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A few raindrops dangled like ornaments from a holiday decoration.

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And bead-like spore structures on sensitive fern’s fertile stalk waited for another day to spread their good news.

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I finally left the vernal pool, but before heading back down the hallway, small salmon-colored growths stopped me. Lichen? Fungi? I didn’t think I’d ever seen it before and so it was a new lesson.

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My first thought–lichen. In a way, it resembled the tops of British Soldiers that grow prolifically here. But my latest thought is red tree brain fungi (Peniophora rufa) . I may be wrong, but that’s what being a student is all about.

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With each new lesson, I was also thankful for those that were reinforced, such as the chisel-like and shredded works of pileated woodpeckers. I used to think such trees were the result of bear activity.

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I’m always awed by the resulting sculpture left behind by those powerful birds–their strong beaks stabbing away at the bark until they’ve consumed a meal of carpenter ants and beetles. Thankfully, their skulls are thick and spongy–allowing their brains to absorb the impact of such repeated drilling.

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At a field, I paused to admire the layers–a testament to field succession. These woods are constantly changing.

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One thing that doesn’t change is the signature of a Tom Turkey–usually offered in straight or J formation.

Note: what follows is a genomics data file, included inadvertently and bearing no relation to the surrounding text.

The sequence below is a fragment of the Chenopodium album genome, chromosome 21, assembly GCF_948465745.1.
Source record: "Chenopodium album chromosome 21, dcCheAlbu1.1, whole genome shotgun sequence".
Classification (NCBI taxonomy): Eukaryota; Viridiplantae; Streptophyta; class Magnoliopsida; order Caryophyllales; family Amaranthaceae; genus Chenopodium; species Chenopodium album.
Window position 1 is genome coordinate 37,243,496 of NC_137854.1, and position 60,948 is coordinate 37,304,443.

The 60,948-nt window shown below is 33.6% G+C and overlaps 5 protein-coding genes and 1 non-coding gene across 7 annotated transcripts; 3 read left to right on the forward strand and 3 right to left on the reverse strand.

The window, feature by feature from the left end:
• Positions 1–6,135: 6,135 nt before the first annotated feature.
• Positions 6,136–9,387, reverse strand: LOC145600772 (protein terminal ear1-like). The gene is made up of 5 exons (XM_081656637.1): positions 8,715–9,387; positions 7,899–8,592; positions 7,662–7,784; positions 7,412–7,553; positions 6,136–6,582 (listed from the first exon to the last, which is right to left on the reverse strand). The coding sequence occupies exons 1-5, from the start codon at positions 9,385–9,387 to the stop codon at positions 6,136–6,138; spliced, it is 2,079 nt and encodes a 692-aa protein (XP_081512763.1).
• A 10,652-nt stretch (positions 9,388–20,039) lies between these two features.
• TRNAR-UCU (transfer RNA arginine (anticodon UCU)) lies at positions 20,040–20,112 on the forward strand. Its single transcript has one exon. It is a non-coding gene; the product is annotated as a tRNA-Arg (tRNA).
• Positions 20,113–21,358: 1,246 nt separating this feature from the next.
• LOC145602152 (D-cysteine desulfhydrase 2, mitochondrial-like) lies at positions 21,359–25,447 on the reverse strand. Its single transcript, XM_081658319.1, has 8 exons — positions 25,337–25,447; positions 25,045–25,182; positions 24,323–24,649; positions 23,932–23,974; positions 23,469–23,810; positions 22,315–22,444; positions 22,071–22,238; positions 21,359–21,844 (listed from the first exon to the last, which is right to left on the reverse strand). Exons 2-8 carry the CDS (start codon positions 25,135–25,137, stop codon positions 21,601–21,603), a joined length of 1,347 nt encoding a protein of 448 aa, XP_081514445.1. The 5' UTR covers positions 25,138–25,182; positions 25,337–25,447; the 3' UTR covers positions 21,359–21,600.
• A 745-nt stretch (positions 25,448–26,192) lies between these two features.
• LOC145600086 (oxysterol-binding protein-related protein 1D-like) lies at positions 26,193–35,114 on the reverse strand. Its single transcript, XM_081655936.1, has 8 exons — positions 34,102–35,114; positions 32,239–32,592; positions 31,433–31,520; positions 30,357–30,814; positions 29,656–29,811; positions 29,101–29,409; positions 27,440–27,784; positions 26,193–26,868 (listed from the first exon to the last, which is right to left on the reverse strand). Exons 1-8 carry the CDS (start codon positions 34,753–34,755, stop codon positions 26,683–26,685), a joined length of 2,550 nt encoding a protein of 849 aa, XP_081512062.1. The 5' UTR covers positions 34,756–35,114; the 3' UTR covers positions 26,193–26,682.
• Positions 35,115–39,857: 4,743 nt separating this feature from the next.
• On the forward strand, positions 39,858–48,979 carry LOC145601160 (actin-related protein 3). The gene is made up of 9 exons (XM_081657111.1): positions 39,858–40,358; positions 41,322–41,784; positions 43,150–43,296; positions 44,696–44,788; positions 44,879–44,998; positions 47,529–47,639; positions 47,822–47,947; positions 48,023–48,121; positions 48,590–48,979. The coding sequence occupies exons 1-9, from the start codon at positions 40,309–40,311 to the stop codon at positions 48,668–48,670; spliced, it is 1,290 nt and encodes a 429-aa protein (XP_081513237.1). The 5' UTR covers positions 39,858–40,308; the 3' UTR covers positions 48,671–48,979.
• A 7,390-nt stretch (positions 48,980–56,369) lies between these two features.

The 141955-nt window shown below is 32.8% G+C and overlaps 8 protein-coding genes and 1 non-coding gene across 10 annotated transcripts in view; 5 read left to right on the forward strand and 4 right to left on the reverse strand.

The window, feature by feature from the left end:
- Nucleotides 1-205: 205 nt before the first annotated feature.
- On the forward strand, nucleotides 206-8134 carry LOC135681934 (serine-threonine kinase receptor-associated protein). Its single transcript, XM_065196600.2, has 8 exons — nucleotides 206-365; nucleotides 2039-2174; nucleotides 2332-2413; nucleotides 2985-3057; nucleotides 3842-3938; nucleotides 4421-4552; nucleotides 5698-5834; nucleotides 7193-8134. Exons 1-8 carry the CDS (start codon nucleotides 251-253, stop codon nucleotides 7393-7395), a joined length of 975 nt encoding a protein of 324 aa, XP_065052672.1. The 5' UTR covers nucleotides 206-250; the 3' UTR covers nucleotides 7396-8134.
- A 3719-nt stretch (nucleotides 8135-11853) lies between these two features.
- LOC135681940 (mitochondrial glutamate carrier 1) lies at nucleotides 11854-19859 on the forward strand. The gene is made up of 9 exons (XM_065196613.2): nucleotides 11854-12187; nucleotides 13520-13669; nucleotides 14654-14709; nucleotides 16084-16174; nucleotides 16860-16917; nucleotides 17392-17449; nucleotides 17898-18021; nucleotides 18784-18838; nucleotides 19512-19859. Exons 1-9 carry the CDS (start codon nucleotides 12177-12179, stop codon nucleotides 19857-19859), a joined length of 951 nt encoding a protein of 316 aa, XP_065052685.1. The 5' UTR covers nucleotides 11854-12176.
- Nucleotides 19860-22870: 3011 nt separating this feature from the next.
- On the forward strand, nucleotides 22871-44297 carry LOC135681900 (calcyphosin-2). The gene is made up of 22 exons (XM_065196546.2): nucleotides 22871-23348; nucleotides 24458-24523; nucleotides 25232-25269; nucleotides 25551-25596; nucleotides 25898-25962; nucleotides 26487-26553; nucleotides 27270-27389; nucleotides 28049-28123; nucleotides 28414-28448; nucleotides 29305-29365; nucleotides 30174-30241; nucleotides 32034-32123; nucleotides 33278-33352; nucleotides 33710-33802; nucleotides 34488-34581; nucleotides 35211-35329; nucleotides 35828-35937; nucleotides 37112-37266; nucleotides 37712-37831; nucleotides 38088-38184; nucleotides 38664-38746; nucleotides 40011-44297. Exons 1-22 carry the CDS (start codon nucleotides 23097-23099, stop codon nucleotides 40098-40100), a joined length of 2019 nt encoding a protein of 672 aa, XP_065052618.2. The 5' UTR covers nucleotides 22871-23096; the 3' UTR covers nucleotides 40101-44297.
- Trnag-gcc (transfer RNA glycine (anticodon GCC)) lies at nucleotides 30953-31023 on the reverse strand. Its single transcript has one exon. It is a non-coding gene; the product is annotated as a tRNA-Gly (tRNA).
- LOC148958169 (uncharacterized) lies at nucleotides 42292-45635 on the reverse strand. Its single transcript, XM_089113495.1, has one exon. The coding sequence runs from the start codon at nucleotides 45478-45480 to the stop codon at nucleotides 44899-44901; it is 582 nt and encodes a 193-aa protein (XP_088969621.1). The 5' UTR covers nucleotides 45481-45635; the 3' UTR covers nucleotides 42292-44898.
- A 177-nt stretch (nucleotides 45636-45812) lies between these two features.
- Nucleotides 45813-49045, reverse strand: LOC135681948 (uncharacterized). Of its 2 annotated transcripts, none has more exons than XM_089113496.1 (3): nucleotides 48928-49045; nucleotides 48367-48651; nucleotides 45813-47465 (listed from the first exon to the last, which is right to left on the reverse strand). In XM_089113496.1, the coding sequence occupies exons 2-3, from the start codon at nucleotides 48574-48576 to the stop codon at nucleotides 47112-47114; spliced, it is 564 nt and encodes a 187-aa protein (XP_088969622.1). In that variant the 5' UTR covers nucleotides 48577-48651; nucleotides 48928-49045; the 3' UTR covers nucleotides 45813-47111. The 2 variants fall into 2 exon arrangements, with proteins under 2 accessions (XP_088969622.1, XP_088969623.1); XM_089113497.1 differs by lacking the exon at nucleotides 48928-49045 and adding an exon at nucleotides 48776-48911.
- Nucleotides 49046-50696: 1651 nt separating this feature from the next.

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At another wetland, I poked around and then my eye focused in on something decorating a fallen tree. A slime mold perhaps? Red raspberry slime? In one rendition it seemed to have a crater-like surface, while another was more flower-like with petals spraying from a center.

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At last I entered a hemlock forest where the cinnamon inner bark stood out on the wet trees. If not for the scales, I realized it would be easy to confuse this bark with that of red oak, but a quick look up the trunk and the answer was obvious.

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As I walked back toward home, I looked along parts of the trail I’d skipped while exploring in the woods. And I wasn’t disappointed when I discovered one of the few striped maple trees–still bearing the seeds it produced last year. Why did they cling still? When released, will they be viable?

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And then, a sight I was hoping for presented itself when I returned to our woodlot. Froth at the base of a pine tree. It’s not unusual and occurs following a rain event such as we’d had all night and morning. I had hoped to see some foam today, and felt rewarded for my efforts. So what causes the tree to froth? Well, like all lessons, there are several possibilities. Maine Master Naturalist Science Advisor Fred Cichocki recently had this to say about it: “I’ve noticed this phenomenon often, and in every case I’ve seen it’s associated with white pine, and always after a dry spell followed by heavy rain. Now, conifers, especially, produce hydrocarbons called terpenes (it’s what gives them their lovely pine, balsam and fir scent). These hydrocarbons are hydrophobic by nature and form immiscible films on water. During a heavy rain, water running down the trunk of a white pine picks up terpenes on the way. Air (having accumulated in bark spaces, channels, etc. perhaps under slight pressure) then “bubbles” through terpene-water films producing a froth. Recall the cleaning products PineSol, and the like. They are made from terpenes, and produce copious bubbles when shaken. One could get the same result directly by shaking terpentine in water, or by bubbling air through a terpentine-water mixture with a straw  . . .  Of course, it may be that other substances (salts, etc.) enhance the frothing.”